Most people who know the least bit about me know I’m a huge University of Louisville athletics fan, and I’m also an avid cyclist. I’ve been a season ticket holder for UofL football and basketball for over ten years, and I’ve been involved in organized cycling for seven plus years. It is through these two interests in conjunction with a childhood of playing competitive baseball I have developed a strong appreciation for the value of solid competition. It has also taught me that in order to achieve improvement, you need to compete against those stronger/better than you.
This Thursday’s West Virginia versus UofL football game is a case study in the value of strong competition. Last year, Louisville (and others) joined the Big East Conference, and many said it was a conference undeserving of a BCS bowl bid and was a severely watered down football product. Nobody questioned the level of competition in basketball, but the losses of Miami, Boston College, and Virginia Tech in football was supposed to be too great a hurdle to climb in terms of bonafide respectability. Nobody was counting on Louisville and West Virginia raising the football bar to Top 5 levels so quickly. West Virginia comes in ranked #3; Louisville #5. The high level of play by both programs already has forced programs like Rutgers and Pittsburgh to improve, making the overall conference a pretty formidable league all of a sudden. Syracuse and Cincinnati have shown improvement but are likely a couple of years away from being real threats. UConn and South Florida aren’t pushovers necessarily, but they haven’t quite kept up with the others in the league. The league itself has moved ahead of traditional powerhouse leagues in the computer rankings because it is much stronger top to bottom than many envisioned. My belief is the top tier programs have forced the bottom tier to step it up or risk embarrassment and humiliation (a very strong motivator).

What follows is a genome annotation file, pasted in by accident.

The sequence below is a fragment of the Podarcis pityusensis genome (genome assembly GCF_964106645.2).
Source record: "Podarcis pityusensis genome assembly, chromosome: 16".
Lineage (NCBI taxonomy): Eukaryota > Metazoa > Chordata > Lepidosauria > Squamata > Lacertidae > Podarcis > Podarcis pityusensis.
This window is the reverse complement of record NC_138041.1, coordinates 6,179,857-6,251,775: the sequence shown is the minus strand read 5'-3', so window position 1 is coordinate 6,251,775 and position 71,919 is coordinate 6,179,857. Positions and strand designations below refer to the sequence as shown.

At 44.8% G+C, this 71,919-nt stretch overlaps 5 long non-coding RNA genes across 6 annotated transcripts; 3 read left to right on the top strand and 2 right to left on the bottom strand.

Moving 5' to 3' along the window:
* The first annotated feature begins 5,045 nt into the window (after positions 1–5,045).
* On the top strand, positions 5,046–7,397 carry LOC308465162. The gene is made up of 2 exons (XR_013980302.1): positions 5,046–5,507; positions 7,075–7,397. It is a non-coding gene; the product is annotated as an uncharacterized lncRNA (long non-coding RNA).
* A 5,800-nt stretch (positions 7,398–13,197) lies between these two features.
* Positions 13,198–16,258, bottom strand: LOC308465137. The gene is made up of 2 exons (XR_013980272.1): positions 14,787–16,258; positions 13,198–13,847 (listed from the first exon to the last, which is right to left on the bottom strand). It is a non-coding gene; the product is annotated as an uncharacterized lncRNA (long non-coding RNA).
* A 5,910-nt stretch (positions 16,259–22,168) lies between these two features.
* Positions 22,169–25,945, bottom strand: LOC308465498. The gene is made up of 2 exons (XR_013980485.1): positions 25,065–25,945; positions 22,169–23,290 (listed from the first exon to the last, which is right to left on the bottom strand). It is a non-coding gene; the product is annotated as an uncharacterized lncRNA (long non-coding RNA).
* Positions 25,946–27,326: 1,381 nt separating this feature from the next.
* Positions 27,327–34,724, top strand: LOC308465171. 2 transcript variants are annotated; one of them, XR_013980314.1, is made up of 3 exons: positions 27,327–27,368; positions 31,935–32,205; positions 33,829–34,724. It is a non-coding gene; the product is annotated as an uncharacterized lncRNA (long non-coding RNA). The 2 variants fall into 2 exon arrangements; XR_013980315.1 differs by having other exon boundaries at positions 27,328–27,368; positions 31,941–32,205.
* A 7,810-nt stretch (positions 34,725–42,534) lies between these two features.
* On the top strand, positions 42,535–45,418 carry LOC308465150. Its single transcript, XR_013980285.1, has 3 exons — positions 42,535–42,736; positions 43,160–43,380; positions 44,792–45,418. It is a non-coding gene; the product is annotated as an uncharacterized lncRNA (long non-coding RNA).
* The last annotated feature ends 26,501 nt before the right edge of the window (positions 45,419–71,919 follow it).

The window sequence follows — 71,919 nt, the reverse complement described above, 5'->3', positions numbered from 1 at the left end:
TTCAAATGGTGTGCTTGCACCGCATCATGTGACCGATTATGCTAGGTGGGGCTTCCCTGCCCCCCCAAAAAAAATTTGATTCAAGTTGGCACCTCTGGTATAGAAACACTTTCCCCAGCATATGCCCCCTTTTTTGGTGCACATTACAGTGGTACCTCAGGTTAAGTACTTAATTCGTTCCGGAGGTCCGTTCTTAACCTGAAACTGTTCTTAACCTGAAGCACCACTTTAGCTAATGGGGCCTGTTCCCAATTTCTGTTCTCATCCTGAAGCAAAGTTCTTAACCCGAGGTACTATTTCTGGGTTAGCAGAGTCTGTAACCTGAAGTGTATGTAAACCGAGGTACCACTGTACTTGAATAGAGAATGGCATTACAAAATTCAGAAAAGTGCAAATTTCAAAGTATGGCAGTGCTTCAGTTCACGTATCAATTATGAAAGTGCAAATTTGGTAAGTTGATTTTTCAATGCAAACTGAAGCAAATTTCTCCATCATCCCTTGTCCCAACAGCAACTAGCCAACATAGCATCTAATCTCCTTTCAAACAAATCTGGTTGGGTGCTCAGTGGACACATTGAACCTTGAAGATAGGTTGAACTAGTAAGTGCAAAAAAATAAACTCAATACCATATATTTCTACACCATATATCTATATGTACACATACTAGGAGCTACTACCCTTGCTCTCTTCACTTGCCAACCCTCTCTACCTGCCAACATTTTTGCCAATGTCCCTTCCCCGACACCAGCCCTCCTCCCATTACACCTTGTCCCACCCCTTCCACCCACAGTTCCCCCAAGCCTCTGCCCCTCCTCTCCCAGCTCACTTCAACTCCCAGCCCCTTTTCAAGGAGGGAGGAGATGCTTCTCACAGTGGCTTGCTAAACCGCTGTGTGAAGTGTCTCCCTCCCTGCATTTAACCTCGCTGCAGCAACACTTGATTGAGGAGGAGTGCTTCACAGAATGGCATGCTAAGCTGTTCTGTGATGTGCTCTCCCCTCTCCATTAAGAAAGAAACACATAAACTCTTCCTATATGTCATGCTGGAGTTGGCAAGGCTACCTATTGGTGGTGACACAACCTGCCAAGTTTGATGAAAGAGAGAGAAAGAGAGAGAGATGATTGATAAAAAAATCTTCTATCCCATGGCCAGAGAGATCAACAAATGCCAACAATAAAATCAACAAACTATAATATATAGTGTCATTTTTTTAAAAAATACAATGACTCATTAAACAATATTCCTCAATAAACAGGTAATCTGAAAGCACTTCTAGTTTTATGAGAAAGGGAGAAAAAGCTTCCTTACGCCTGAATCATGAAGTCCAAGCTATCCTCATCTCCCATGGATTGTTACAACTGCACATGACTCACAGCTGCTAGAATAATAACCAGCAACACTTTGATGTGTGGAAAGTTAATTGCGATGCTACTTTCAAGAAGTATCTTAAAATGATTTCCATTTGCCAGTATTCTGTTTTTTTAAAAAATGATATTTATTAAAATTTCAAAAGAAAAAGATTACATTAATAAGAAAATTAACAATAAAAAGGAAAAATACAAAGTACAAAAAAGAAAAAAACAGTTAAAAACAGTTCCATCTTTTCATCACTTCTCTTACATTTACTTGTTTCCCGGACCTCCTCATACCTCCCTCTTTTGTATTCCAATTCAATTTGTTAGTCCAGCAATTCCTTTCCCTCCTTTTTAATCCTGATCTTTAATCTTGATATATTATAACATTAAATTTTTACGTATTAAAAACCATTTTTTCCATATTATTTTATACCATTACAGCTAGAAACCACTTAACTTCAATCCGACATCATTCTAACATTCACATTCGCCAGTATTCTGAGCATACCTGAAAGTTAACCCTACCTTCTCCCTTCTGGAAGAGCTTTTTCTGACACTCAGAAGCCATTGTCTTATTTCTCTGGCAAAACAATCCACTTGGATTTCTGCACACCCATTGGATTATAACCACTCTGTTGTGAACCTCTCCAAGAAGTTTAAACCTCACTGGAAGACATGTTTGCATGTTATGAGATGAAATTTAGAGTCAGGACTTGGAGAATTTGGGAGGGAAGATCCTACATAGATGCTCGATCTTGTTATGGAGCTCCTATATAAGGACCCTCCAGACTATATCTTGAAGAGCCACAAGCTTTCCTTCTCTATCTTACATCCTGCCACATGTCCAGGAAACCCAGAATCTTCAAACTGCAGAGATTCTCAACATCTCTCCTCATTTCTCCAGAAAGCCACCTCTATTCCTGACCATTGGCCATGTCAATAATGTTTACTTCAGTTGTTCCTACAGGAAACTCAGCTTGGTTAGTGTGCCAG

In cycling, there are five divisions in road racing (Categories 1-5 with 1 being strongest). I’m admittedly not in that strongest group (I raced Category 4 this past season), but I frequently train with some of the category 1-3 guys when improvement is my focus. Time constraints often prevent many of the members on our team from training the 20+ hours/week it requires to race at that top level. If I consistently train with my peer group, however, I’ll merely maintain my existing fitness levels, and I’m less likely to move up to a higher category. Our team (Team Louisville) has been debating various improvement training programs on our team message board the past few days so that’s why I’m including this in today’s post. Some have called for our team to strictly train together with no other teams involved over the winter, and others have suggested that we mix it up with stronger teams in order to improve our overall team. The problem with training just with our team is our team is composed of cyclists of very similar abilities and styles. To me, it’s not an endeavor that is going to improve our team or teach it anything new. That will come with training consistently with stronger riders and teams which brings me back to the value of stiff competition.
If you are looking to improve your business or any aspect of your life, look at businesses or individuals that are currently better than you at whatever it is you’re looking to improve upon. If you merely continue challenging yourself in a manner you are accustomed, you will succeed at developing a plateau not improvement. Sports provide several good examples of this concept in action, and the lessons should not be lost in the business world.